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9 J. Common Mkt. Stud. 1 (1970)

handle is hein.journals/jcmks9 and id is 1 raw text is: 








  CENTRAL AMERICAN INTEGRATION:
       SPILL-OVER, SPILL-AROUND OR
                   ENCAPSULATION?

                      By  PHILIPPE C.  SCHMITTERI

THE  history of Central  America   has been punctuated   by a succession
of  attempts  at regional re-integration. Following   the post-indepen-
dence  disintegration of the  former  Captaincy  General  of Guatemala
into  the five sovereign  units of  Costa  Rica, Nicaragua,   Honduras,
El Salvador  and Guatemala,   'on at least twenty-five different occasions
formal  and official steps were taken to reconstitute the states into some
single form  of government.'2  Whether   by  force of arms or by  power
of ideological persuasion, none  was  successful. That minimal  integra-
tive  threshold, the  establishment  of  some   permanent   institutional
nexus  for joint decision-making, was  not crossed-at  least not for any
duration3-until   1951. In that year two  regional forums  for consulta-
tion and negotiation  were established, both at a very modest  level and
scope  of commitment.
   The  first institution was  the Central  American Committee for
Economic   Cooperation  (CCE)   created under the aegis of the Economic
Commission for Latin America (ECLA). Blessed with an ambiguous
mandate   and  the firm  intellectual guidance of ECLA's   Mexico   City
office, the CCE  spent its first four years (1952-56) laboring unobtru-
sively in the fields of regional economic cooperation,  especially in the
study  and promotion   of infrastructure projects and in the encourage-
ment   of a network   of bilateral trade treaties. It did not manifestly
seek to advance  the cause of economic  integration or even multilateral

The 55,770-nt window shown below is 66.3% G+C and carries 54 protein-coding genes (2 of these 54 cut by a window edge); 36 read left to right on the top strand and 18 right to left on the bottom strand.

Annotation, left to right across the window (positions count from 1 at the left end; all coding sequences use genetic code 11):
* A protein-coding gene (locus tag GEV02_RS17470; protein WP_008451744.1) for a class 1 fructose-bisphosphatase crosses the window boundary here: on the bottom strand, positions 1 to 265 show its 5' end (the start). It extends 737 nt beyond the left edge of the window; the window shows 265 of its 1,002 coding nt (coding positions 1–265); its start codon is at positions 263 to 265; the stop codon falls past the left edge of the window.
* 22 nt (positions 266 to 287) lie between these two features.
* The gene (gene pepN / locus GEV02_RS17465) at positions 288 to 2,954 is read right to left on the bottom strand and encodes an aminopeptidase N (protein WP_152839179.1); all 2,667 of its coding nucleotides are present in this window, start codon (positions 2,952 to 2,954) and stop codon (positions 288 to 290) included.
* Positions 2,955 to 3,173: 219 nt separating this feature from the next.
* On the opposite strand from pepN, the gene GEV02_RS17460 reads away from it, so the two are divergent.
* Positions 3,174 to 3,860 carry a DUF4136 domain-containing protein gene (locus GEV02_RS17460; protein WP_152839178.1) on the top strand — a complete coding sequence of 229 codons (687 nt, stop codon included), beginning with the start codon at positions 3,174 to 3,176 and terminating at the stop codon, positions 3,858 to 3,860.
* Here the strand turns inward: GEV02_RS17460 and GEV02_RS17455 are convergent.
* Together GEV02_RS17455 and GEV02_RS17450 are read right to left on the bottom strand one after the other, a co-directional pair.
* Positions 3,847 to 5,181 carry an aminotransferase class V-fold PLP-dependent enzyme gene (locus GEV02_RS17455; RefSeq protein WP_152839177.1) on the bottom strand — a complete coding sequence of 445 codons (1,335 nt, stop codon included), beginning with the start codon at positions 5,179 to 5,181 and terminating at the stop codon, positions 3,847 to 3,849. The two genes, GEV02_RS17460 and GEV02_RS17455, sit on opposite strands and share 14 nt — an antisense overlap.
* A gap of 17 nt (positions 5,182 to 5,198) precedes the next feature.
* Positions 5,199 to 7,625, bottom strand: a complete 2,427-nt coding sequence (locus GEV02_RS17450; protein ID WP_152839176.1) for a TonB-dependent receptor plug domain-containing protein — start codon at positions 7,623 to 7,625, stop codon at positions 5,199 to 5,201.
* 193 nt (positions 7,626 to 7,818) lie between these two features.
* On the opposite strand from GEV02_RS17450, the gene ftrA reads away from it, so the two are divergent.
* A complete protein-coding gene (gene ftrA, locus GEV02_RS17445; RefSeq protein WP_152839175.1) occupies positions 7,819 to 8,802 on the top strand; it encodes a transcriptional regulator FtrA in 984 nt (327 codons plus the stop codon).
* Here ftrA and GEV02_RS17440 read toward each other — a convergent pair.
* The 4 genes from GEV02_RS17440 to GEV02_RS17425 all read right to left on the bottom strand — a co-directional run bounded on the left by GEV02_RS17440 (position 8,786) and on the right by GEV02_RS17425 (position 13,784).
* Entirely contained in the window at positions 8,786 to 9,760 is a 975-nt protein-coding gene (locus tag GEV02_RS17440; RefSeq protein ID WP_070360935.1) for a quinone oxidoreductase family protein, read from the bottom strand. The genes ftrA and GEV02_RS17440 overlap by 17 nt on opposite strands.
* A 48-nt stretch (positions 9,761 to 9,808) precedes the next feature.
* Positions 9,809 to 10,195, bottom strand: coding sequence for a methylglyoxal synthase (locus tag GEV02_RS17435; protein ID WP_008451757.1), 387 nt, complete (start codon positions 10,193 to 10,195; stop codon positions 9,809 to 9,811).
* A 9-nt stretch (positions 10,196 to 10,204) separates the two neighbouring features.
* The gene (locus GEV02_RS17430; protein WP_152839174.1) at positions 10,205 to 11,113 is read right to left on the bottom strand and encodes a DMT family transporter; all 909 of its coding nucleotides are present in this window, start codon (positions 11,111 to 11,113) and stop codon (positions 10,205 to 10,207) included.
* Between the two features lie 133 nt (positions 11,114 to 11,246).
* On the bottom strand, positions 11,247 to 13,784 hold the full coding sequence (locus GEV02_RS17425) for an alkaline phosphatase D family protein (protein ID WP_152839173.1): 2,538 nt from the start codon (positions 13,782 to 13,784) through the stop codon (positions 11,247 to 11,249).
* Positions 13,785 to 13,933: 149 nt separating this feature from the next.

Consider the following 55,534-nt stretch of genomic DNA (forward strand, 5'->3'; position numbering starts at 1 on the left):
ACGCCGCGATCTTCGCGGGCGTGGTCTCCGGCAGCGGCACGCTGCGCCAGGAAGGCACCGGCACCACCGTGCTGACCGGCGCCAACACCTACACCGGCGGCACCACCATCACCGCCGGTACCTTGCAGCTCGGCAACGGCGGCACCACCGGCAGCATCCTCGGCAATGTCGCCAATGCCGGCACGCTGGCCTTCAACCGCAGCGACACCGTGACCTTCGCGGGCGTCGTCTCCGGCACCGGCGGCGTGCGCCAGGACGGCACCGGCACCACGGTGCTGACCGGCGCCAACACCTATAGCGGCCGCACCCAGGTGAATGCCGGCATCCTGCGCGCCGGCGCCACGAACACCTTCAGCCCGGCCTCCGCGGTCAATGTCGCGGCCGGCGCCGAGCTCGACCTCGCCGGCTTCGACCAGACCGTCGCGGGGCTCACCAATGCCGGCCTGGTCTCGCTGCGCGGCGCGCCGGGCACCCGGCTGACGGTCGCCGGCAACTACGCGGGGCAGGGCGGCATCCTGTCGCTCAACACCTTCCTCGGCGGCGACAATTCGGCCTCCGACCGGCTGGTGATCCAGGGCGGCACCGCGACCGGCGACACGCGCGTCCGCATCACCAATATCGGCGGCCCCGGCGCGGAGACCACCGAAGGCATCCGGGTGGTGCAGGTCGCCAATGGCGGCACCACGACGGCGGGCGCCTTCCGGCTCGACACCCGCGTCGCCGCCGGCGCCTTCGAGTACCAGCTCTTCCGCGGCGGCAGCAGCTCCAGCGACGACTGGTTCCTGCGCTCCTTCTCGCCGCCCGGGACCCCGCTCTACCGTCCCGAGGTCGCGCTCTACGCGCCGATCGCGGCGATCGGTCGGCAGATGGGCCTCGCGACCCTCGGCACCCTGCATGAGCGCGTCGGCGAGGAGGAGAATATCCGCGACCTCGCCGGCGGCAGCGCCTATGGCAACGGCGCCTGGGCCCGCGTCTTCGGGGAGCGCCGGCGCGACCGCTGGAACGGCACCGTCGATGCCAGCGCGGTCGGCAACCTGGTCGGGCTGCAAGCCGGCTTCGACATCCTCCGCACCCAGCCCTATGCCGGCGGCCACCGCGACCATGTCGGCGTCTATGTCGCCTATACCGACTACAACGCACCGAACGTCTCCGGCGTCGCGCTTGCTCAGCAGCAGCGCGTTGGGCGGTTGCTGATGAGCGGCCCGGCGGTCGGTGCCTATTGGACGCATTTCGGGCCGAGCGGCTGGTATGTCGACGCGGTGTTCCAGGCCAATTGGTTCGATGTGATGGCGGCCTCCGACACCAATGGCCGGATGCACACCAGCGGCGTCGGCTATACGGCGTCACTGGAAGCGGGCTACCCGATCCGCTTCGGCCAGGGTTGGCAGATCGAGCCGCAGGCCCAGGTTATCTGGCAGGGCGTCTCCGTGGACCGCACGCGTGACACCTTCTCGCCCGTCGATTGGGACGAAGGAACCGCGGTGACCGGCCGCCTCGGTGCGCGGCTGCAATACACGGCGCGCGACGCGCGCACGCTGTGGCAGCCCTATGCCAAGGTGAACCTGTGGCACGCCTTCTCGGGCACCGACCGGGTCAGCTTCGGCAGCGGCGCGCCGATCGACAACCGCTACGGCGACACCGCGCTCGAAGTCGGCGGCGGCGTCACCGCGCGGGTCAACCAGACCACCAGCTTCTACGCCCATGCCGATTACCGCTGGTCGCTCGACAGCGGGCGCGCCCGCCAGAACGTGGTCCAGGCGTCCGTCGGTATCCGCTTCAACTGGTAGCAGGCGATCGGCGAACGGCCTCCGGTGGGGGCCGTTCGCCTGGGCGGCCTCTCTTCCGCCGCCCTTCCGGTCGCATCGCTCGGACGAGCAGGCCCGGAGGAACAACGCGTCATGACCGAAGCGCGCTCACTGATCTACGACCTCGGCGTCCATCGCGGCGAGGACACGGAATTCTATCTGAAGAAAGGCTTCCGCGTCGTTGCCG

trade  liberalization during this period.4 It did, however,   sponsor  a
  IA preliminary and expanded version of this paper, entitled, 'The Process of Central American
Integration: Spill-Over or Spill-Around?' was presented at the American Political Science
Association meetings, September 1967 in Chicago. I have recently discussed some of the con-
ceptual and theoretical issues raised by this case-study in 'Three Neo-Functional Hypotheses about
International Integration', International Organization, Vol. XXIII, No. x (1969), pp. 161--6.
This work was sponsored by the Studies in International Integration Project, University of
California (Berkeley). Its director, Ernst B. Haas, offered extensive criticisms of earlier drafts.
but I alone am responsible for the errors of fact and evaluation it may still contain.
  2 Thomas L. Karnes, The Failure of Union: Central America, 1824-1960 (Chapel Hill: The
University of North Carolina Press, 1961), p. 243.
  3 From 1824 until 1838 the five were linked by a very loose and ineffectual federation. Ibid.,
pp. 92-5.
  4 At the first meeting of the CCE, the five assembled Ministers of Economy resolved that
'integration should be adopted gradually and in a limited manner on the basis of mutual coopera-
tion'. UN, ECLA, Preliminary Report of the Executive Secretary of ECLA on Economic Integration
                                   I

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